Monday, December 26, 2005

Chappy Chanukah

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This year, we rejoice with our Jewish friends that December 25th begins the "Festival of Lights" known as Chanukah (also spelled "Hanukkah"), which commemorates of the Dedication of the Jerusalem Temple. The story is recorded in the Christian Old Testament in 1 Maccabees 4:36-61 (which ironically, is not found in the Hebrew Bible). The book chronicles the liberation of Jerusalem from the Hasmoneans.

In the year 167 BC, the truly evil ruler Antiochus VI Epiphanes had a shrine to Zeus erected in the Temple of Jerusalem. Mattathias, a Jewish priest, and his five sons John, Simon, Eleazar, Jonathan, and Judah led a rebellion against Antiochus. Judah became known as Judah Maccabee ("Judah the Hammer"). By 166 Mattathias had died, and Judah took his place as leader. By 165 the Jewish revolt against the Seleucid monarchy was successful.

After having recovered Jerusalem and the Temple, Judah ordered the Temple to be cleansed, a new altar to be built in place of the polluted one, and new holy vessels to be made. According to the Talmud, oil was needed for the menorah of the Temple, which was supposed to be kept burning throughout every night. There was only enough oil to last for one night, yet miraculously, it lasted for eight days--the same amount of time needed to prepare a fresh supply of oil. An eight-day festival was instituted to commemorate this miracle.

The Maccabean movement has a "messianic" character about it. That character may be tied to the one New Testament passage (John 10:22-39) with a direct reference to the Feast of the Dedication of the Temple (Hanukkah). The questions about Jesus' identity as the Messiah, the charge that he makes himself equal to God, and the emphasis on the theme of eternal life suggest that the setting is part of John's effort in his "Book of Signs" (John 1-12) to show that in Jesus, the Jewish festivals and institutions reach their fullness. Certainly, the beautiful prologue of his gospel, which talks about the Incarnation of the eternal Word of God in the person of Jesus Christ, speaks to the ultimate meaning of this "Festival of Lights."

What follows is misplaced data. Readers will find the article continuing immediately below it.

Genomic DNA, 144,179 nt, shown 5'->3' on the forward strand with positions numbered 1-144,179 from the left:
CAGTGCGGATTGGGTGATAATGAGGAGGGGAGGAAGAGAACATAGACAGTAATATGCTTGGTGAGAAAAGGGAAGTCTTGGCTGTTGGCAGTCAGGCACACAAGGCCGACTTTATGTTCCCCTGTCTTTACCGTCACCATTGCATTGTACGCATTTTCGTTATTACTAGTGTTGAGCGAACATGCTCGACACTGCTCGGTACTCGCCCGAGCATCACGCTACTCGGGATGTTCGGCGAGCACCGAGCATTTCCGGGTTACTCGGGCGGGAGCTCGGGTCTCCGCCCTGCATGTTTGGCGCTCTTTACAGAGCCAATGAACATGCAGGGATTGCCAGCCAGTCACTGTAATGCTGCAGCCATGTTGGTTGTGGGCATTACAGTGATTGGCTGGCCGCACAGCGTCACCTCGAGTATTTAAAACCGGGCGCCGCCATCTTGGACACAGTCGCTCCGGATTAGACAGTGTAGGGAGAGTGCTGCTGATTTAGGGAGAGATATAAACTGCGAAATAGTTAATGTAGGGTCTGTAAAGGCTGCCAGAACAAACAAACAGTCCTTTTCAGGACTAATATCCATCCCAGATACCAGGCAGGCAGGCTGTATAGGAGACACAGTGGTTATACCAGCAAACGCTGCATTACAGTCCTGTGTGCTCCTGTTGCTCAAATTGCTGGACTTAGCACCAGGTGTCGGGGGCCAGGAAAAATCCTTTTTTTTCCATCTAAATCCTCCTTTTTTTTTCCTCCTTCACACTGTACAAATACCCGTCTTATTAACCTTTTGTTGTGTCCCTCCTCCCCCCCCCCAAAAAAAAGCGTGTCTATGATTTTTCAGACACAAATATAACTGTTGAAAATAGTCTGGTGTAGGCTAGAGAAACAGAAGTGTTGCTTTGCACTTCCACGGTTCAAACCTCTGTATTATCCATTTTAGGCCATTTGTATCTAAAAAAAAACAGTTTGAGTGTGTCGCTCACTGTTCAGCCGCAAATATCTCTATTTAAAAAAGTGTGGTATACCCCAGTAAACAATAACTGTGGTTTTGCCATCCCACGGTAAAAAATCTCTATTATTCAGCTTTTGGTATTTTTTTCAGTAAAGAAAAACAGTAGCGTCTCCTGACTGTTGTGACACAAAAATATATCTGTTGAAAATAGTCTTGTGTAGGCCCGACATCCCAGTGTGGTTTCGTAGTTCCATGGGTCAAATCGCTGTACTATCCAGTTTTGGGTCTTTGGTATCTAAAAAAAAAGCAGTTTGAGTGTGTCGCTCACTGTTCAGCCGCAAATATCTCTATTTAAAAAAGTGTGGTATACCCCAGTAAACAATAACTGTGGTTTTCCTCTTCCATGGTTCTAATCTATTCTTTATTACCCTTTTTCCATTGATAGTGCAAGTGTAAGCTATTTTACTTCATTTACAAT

"In him was life, and the life was the light of men. And the light shines in the darkness, and the darkness did not comprehend it. . . . He was in the world, and the world was made through him, but the world did not know him. He came to his own people, and his own did not receive him. But as many as received him, to them he gave the power to become children of God, to those who believe in his name: who were born, not of blood, nor of the will of the flesh, nor of the will of man, but of God. And the Word became flesh and dwelt among us, and we beheld his glory, the glory as of the only begotten of the Father, full of grace and truth." (John 1:4-5,10-14)
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1 comment:

Anonymous said...

Chanukah (also spelled "Hanukkah")

Gracious, there's more to it than that!

The Hebrew could be transliterated Hanuka, Hannuka, Hanukka, Hannukka, Hanukah, Hannukah, Hanukkah, Hannukkah,Chanuka, Channuka, Chanukka, Channukka, Chanukah, Chanukkah, Channukah, Channukkah, Kanuka, Kannuka, Kanukka, Kannakka, Kanakah, Kannukah, Kanukkah, Kannakkah, Ckanaka, Ckannuka, Ckanukka, Ckannakka, Ckannukah, Ckanukkah, Ckannukka, Ckannukkah.

Oy vey!